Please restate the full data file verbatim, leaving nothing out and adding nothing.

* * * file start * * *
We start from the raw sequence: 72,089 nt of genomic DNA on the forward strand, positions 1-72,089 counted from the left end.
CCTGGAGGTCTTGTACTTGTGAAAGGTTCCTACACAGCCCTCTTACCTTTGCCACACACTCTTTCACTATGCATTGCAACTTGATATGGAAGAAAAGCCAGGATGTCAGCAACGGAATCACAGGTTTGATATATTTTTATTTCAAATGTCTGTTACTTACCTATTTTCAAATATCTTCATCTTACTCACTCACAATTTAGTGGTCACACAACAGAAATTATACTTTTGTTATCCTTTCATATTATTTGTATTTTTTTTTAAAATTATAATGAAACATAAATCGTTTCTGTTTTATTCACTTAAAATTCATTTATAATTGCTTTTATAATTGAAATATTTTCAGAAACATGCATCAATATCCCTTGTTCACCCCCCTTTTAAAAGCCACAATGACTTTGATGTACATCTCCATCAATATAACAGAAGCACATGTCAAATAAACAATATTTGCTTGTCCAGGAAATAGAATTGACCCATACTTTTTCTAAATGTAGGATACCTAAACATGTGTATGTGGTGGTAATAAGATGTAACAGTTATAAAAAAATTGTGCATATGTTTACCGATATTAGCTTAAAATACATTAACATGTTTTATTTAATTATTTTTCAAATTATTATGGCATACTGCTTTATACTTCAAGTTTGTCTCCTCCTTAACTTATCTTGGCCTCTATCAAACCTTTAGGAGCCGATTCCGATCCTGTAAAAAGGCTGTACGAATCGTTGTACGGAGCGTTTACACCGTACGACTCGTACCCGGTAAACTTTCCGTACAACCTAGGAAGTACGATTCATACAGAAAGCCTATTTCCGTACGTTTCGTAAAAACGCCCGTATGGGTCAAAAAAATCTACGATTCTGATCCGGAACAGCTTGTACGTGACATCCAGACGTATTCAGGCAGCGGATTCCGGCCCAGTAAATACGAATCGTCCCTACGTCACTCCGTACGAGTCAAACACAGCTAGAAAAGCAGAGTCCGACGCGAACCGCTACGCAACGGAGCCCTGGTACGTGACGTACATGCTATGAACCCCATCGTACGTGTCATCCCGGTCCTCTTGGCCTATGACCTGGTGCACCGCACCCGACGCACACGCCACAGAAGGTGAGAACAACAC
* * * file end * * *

We start from the raw sequence: 72,089 nt of genomic DNA on the forward strand, positions 1-72,089 counted from the left end.
CCTGGAGGTCTTGTACTTGTGAAAGGTTCCTACACAGCCCTCTTACCTTTGCCACACACTCTTTCACTATGCATTGCAACTTGATATGGAAGAAAAGCCAGGATGTCAGCAACGGAATCACAGGTTTGATATATTTTTATTTCAAATGTCTGTTACTTACCTATTTTCAAATATCTTCATCTTACTCACTCACAATTTAGTGGTCACACAACAGAAATTATACTTTTGTTATCCTTTCATATTATTTGTATTTTTTTTTAAAATTATAATGAAACATAAATCGTTTCTGTTTTATTCACTTAAAATTCATTTATAATTGCTTTTATAATTGAAATATTTTCAGAAACATGCATCAATATCCCTTGTTCACCCCCCTTTTAAAAGCCACAATGACTTTGATGTACATCTCCATCAATATAACAGAAGCACATGTCAAATAAACAATATTTGCTTGTCCAGGAAATAGAATTGACCCATACTTTTTCTAAATGTAGGATACCTAAACATGTGTATGTGGTGGTAATAAGATGTAACAGTTATAAAAAAATTGTGCATATGTTTACCGATATTAGCTTAAAATACATTAACATGTTTTATTTAATTATTTTTCAAATTATTATGGCATACTGCTTTATACTTCAAGTTTGTCTCCTCCTTAACTTATCTTGGCCTCTATCAAACCTTTAGGAGCCGATTCCGATCCTGTAAAAAGGCTGTACGAATCGTTGTACGGAGCGTTTACACCGTACGACTCGTACCCGGTAAACTTTCCGTACAACCTAGGAAGTACGATTCATACAGAAAGCCTATTTCCGTACGTTTCGTAAAAACGCCCGTATGGGTCAAAAAAATCTACGATTCTGATCCGGAACAGCTTGTACGTGACATCCAGACGTATTCAGGCAGCGGATTCCGGCCCAGTAAATACGAATCGTCCCTACGTCACTCCGTACGAGTCAAACACAGCTAGAAAAGCAGAGTCCGACGCGAACCGCTACGCAACGGAGCCCTGGTACGTGACGTACATGCTATGAACCCCATCGTACGTGTCATCCCGGTCCTCTTGGCCTATGACCTGGTGCACCGCACCCGACGCACACGCCACAGAAGGTGAGAACAACAC